Ryan Vu sends along a link from Dennis Cooper's blog, The Weaklings, about facial prosthesis in WWI, a topic that Bitter Laughter broached early in its life. This post has a number of nice images, but I should warn you that they are a bit gory. To the right is an Otto Dix painting showing a facial injury.
The officers had a hard time explaining the concept of a machine gun or the power of an artillery shell to young soldiers who hadn't seen them. A soldier might stick his head out quickly to peek over the trench wall and get his nose shot off, or his chin or his cheek or his eyes and so on. This was a common occurrence on the front. Doctors had no idea how to deal with this swell of facial injuries.Part of what fascinates me about the facial prosthesis of the "Great" War is that it is in some ways the most extreme and spectacular form of prosthesis that proliferated after the war. I think it's hard to recover just how mended the streets of Europe looked in the mid 1920s--how many people would have donned crutches, fake arms, etc. But what's really striking about the facial prosthesis is that it is a cipher of the insane distance that science created between technologies of destruction and technologies of reconstruction. WWI inaugurated the century of technology and technological warfare, and the facial prosthesis that followed the war is a sign of just how gruesome this war was. And since we tend to think of World Wars through one of two images--mushroom clouds or gas chambers--the image of the reconstructed face is a reminder of all those figures that physically survived into the century, carrying the wounds of Continent on their bodies.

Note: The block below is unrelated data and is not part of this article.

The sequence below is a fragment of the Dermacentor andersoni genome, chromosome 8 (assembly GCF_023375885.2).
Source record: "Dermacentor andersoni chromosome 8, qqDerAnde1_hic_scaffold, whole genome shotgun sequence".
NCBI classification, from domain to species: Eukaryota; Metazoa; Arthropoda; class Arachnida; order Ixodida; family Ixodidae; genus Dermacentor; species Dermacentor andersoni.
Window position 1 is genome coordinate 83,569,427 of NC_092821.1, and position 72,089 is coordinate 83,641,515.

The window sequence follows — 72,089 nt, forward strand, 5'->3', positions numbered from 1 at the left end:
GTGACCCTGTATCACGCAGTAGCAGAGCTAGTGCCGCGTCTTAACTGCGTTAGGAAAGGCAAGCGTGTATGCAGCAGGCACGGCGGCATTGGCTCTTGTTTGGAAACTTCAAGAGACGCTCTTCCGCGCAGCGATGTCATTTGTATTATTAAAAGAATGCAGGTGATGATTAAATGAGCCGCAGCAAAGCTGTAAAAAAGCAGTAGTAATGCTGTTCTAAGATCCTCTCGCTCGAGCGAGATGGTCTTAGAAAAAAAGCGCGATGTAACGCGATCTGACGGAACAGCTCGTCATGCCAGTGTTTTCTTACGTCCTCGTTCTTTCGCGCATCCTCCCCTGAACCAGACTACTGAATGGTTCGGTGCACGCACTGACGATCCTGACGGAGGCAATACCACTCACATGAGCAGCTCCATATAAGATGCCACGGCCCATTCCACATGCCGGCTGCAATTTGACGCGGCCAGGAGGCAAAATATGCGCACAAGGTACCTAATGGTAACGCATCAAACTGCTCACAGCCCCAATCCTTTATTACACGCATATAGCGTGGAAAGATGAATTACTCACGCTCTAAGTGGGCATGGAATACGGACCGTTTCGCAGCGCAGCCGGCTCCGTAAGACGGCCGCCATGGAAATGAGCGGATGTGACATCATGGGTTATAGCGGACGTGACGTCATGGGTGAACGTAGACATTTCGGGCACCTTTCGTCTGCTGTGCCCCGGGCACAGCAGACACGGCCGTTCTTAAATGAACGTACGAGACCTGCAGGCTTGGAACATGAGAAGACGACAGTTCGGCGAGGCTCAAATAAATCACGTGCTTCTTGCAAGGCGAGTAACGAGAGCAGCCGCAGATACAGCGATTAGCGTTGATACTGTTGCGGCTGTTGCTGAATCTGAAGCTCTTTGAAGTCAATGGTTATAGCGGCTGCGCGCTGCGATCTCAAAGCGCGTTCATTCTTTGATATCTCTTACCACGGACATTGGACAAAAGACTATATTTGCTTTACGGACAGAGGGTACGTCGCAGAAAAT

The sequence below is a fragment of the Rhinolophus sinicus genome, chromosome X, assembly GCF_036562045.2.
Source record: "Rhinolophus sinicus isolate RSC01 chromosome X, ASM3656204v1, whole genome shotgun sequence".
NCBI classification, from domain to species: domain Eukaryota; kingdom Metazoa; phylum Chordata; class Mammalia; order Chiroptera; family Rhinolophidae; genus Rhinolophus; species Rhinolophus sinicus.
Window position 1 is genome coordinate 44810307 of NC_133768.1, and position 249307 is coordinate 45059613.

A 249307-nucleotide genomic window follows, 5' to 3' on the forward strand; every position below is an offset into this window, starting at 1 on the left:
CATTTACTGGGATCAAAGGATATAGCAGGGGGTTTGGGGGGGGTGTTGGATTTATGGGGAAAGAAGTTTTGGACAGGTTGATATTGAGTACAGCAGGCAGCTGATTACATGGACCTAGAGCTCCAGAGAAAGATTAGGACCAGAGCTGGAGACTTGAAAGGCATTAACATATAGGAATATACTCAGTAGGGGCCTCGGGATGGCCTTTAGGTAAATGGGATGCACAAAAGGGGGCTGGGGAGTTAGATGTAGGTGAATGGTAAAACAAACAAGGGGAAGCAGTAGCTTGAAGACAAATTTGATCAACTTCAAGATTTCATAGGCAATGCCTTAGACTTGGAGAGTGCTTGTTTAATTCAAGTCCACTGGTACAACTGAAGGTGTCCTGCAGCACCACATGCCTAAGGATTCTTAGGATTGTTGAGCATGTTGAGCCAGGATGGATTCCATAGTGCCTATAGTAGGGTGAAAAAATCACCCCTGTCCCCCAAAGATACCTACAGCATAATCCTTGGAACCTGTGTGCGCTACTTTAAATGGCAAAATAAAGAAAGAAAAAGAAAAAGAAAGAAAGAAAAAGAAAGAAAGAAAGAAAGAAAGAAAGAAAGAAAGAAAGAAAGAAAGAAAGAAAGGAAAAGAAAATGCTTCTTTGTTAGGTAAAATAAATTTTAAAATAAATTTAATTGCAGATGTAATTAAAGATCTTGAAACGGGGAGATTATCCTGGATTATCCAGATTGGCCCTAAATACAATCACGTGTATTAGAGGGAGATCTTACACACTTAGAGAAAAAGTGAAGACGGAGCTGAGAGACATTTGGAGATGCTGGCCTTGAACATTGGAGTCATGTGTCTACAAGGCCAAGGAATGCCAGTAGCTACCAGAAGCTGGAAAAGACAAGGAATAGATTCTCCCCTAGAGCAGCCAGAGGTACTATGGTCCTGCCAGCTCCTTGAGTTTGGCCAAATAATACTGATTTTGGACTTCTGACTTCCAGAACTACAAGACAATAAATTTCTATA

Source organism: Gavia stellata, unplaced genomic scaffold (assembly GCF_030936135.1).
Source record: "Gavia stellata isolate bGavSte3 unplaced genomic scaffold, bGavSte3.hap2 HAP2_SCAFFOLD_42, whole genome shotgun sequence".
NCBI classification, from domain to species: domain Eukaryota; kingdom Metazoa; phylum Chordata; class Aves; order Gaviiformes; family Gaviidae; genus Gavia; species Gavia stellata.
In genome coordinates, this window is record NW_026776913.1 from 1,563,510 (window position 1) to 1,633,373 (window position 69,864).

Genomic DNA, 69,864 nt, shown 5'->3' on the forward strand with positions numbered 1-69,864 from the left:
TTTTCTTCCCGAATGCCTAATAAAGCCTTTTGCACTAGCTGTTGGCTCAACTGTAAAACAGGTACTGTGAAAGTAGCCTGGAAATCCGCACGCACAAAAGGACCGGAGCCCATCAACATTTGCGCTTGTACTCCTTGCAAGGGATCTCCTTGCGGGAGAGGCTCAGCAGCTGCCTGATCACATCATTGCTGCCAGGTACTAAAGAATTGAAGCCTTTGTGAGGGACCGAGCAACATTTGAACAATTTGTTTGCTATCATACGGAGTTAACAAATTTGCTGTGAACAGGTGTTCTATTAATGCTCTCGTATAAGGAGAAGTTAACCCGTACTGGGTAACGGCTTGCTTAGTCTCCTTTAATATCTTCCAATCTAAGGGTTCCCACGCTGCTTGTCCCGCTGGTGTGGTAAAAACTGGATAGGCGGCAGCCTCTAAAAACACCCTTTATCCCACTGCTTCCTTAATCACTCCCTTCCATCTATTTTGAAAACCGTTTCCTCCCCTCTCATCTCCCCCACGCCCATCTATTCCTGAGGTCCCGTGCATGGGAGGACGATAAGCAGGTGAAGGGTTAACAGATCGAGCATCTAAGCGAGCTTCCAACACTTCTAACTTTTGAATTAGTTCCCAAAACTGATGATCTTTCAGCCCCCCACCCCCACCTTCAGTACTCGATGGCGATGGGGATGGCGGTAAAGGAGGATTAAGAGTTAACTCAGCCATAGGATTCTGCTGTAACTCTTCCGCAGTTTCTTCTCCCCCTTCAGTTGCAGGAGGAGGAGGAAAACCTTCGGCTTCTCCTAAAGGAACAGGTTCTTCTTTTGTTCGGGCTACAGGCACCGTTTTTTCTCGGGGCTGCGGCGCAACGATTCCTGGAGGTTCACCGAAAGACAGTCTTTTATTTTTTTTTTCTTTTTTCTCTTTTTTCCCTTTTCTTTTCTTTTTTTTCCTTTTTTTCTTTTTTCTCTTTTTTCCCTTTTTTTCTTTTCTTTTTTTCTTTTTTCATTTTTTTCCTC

These soldiers were called "The Men with Broken Faces" or "gueules cassées". There were so many of them during and after the war that in some combatant countries, a number of benches were painted blue indicating that the man sitting there would be distressing to look at. They endured total social isolation and alienation. Their faces were taken away from them and transformed on the battlefield to resemble the mud-churned pits of the trenches themselves. These men were the quintessential social pariahs of the day, not only for their specific disfigurement, but because their faces directly embodied the horrors of war and quite literally bore the inescapable reality of what we are capable of doing to each other. They often only found solace in each other and gave up any hope of leading a normal life. A unique brotherhood was formed where they pressed for their right to have underground social places of their own where they could be together without frightening the general public. Some of the veterans even took their families and started their own small communities far away from general society.